“High Point is No. 4 in the nation for food insecurity — that’s not No. 4 in North Carolina, not No. 4 in the Southeast, that’s No. 4 in the nation,” he said. “If I’m working hard and I work through lunch, my stomach will eventually tell me I’m hungry. Imagine coming to work hungry.
“Many of our kids go to school hungry every day,” Gillespie said. “How do you expect them to pay attention? How do you expect them to focus? How do you expect them to behave if they don’t have the proper tools necessary to be successful?”
Not only are many children without food, some also are in situations where violence or gangs are part of everyday life.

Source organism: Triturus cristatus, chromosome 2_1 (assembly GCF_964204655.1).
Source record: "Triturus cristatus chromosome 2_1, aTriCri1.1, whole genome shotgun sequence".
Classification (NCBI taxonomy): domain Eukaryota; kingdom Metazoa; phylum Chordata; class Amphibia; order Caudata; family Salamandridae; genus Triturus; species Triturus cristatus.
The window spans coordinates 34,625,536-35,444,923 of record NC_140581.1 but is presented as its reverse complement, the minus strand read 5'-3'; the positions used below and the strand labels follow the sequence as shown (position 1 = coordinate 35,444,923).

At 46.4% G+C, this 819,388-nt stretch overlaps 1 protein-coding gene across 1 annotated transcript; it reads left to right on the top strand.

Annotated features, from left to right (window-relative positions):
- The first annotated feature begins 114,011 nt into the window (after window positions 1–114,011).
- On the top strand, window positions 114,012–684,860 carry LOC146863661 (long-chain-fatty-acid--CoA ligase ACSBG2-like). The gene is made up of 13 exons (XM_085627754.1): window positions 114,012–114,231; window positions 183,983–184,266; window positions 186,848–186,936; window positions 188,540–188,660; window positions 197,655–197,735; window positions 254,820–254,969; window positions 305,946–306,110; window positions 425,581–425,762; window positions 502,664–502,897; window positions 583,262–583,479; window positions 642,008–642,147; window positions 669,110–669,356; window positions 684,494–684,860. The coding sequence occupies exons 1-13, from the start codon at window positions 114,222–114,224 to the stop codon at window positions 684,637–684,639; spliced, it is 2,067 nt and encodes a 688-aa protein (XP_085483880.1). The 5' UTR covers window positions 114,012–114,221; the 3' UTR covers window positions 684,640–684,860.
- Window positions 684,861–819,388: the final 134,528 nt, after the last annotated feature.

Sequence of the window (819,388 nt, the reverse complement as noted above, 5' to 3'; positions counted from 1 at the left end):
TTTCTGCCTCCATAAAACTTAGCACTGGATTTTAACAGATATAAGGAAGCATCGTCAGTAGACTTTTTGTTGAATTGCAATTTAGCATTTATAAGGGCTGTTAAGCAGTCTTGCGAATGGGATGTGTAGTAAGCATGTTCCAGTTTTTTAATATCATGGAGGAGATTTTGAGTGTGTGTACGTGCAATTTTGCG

“You can only do what you know,” Gillespie said. “You can only do what you’ve been taught. You can only do what you’ve seen.”
That’s why the “Great Futures Campaign” is important, according to Holly Ferree, vice president of development for Boys & Girls Clubs of Greater High Point Inc.
The campaign was launched Thursday by the national organization and in clubs across America in an effort to mobilize communities to empower children to achieve great futures, she said.
Last year, the four clubs within the umbrella organization served more than 1,300 children, Ferree said. Membership is $2 a year.
“With 94 percent of them living in poverty, we’re serving the kids who need us most,” she said.
Children ran in the gym Friday at the Southside club on Taylor Avenue, where they receive not just exercise but also participate in a Healthy Habits program that promotes eating nutritious foods and, during the school year, get homework help through the PowerHour program.